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Cheek
Chica cachetona.jpg
Girl with prominent (puffy) cheeks.
Latin buccae
Artery buccal artery
Nerve buccal nerve, buccal branch of the facial nerve
MeSH Cheek

Cheeks (Latin: buccae) constitute the area of the face below the eyes and between the nose and the left or right ear.

It is fleshy in humans[1] and other mammals, the skin being suspended by the chin and the jaws, and forming the lateral wall of the human mouth, visibly touching the cheekbone below the eye.

In vertebrates, markings on the cheek area (malar stripes/spots/...), particularly immediately beneath the eye, often serve as important distinguishing features between species or individuals.

"Buccal" means relating to the cheek. In humans, the region is innervated by the buccal nerve.

The inside of the cheek (forming part of the mouth cavity) is lined with a mucous membrane. It is the most common location from which a DNA sample can be taken (during a cheek swab).

The cheeks are covered externally by hairy skin, and internally by stratified squamous epithelium. This is mostly smooth, but may have aborally directed papillae (e.g: ruminants). The mucosa is supplied with secretions from the Buccal glands, which are arranged in superior and inferior groups. In carnivores, the superior buccal gland is large and discrete: the Zygomatic gland. During mastication (chewing), the cheeks and tongue between them serve to keep the food between the teeth.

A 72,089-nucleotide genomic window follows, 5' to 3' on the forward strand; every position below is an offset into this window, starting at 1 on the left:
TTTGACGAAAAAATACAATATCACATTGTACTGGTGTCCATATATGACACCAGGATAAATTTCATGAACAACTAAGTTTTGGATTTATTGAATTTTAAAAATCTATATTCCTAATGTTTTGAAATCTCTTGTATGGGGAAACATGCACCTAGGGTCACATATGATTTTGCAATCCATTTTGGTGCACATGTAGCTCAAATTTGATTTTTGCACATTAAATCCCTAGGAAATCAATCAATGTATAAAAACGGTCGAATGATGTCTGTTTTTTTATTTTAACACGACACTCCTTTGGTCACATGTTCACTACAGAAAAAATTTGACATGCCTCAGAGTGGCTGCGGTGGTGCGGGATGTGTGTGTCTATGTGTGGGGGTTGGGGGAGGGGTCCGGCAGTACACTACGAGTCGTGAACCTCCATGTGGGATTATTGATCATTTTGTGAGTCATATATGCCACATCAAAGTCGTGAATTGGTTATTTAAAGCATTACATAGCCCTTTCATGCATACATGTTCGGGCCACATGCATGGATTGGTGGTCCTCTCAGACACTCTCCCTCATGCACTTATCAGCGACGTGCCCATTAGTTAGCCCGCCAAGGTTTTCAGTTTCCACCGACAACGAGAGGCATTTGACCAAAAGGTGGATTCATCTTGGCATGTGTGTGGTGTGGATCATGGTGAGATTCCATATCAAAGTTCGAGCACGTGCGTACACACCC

See also

In popular culture, people pinch others' cheeks as a sign of affection (usually with small children or babies).

References


Wiktionary

Up to date as of January 15, 2010

Definition from Wiktionary, a free dictionary

See also cheek

English

Proper noun

Singular
Cheek

Plural
-

Cheek

  1. The word Cheek is also an old family surname from Anglo-Saxon England that predates the Norman invasion. The Cheek family was among the first to immigrate to the US colonies in the early 17th century. The family crest is a white shield with three red crescents.

References


Wikispecies

Up to date as of January 23, 2010
(Redirected to Martin Roy Cheek article)

From Wikispecies

(born 1960)


Bible wiki

Up to date as of January 23, 2010

From BibleWiki


Smiting on the cheek was accounted a grievous injury and insult (Job 16:10; Lam. 3:30; Micah 5:1). The admonition (Luke 6:29), "Unto him that smiteth thee on the one cheek offer also the other," means simply, "Resist not evil" (Matt. 5:39; 1 Pet. 2:19-23). Ps. 3:7 = that God had deprived his enemies of the power of doing him injury.

This entry includes text from Easton's Bible Dictionary, 1897.

what mentions this? (please help by turning references to this page into wiki links)


Simple English

File:Chica
A woman's cheek

Cheeks are the area of the face under the eyes and between the nose and the ears.

It is fleshy in humans and mammals, the skin being held up by the chin and the jaws, and making the wall of the human mouth, touching the cheekbone below the eye.

In animals, markings on the cheek area (i.e. stripes/spots), often are features between species or individuals.








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